What made you decide to become a jazz musician?
Probably exposure to the records in my Dad's collection when I was a child.
Why did you choose the tenor saxophone?
To me, it's the jazz instrument. Although I started on alto and sometimes play soprano, I still prefer the tenor.
Who are your favourite saxophonists?
That's a very hard question to answer. I've been most inspired by John Coltrane, Sonny Rollins, Stan Getz and Tubby Hayes, but there are many other saxophonists I enjoy listening to. And not just saxophonists, obviously.
Which saxophone, mouthpiece and reeds do you use?
Selmer or Cannonball saxes, Otto Link mouthpieces and Rico reeds.
Can you name your favourite albums?
There are so many I like - however I'd pick Stan Getz' Sweet Rain, Sonny Rollins' Newk's Time, John Coltrane's Crescent and Tubby Hayes' Mexican Green as those that have had the biggest impact on me.
Will you be recording any more albums?
I really don't like recording so therefore I have no plans to record again. Unfortunately, if you choose not to record certain quarters of the business - jazz critics mainly, but some promoters too - no longer take you seriously. As much as I admire those musicians who regularly release albums, and who are comfortable doing that, it's really not for me. My three albums prove this point, I think.
Do you have any thoughts on You Tube?
I have very mixed feelings regarding You Tube. Whilst I can see its value for allowing those who can't make it to gigs to check out a musicians playing, the fact that many of its submissions are filmed without the players agreement (and sometimes knowledge), without even a cursory question about whether the players mind, makes it very hard to regulate. Therefore a musician operating these days often has very little say in what gets put before the public. There are also other issues concerning recording/sound quality. My own experiences with You Tube have been, sad to say, mostly unhappy ones.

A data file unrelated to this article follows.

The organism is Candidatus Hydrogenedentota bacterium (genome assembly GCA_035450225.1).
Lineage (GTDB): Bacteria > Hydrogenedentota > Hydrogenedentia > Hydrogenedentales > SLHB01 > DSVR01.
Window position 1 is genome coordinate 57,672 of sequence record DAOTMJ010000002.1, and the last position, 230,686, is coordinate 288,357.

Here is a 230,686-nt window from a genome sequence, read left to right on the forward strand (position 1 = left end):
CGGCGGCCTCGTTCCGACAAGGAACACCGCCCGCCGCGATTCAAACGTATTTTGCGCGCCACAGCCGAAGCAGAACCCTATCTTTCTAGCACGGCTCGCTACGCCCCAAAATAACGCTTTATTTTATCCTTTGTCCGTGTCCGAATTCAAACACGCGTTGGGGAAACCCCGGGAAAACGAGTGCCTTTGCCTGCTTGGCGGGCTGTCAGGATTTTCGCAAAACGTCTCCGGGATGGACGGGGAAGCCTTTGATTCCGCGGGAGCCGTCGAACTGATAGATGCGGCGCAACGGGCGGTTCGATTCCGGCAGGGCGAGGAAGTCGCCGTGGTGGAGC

Are there any musical experiences from your career that stand out?
I've had some wonderful experiences playing music, but I think one of the very best memories must be working at Ronnie Scott's with the legendary Jon Hendricks, a truly amazing man both on and off the bandstand.
You've won several awards over the past few years. How does winning these effect your career?
When I won the BBC Rising Star back in 2007, Martin Drew said "Congratulations! You'll never work again!" He was only half-joking. I had the quietest year ever following that. Awards are nice and they help with certain bits of publicity but they're largely cosmetic. I recently won one for being The Most Vicarious Jazzman in the UK. Or something like that.
Which artists playing today inspire you?
Along with the musicians in my band I'd also name Peter King and Alan Skidmore, two esteemed veterans of the profession who always knock me out.
What are your musical goals?
To eventually come up with something that I can be proud of.
You write about jazz as well as play gigs. Which do you prefer?
I enjoy both in different ways. Writing is an outlet for what I've learned about jazz history - I love researching the stories of the music and its great figures. Playing brings different emotions and requires a more 'in the moment' mindset. I try to balance the two.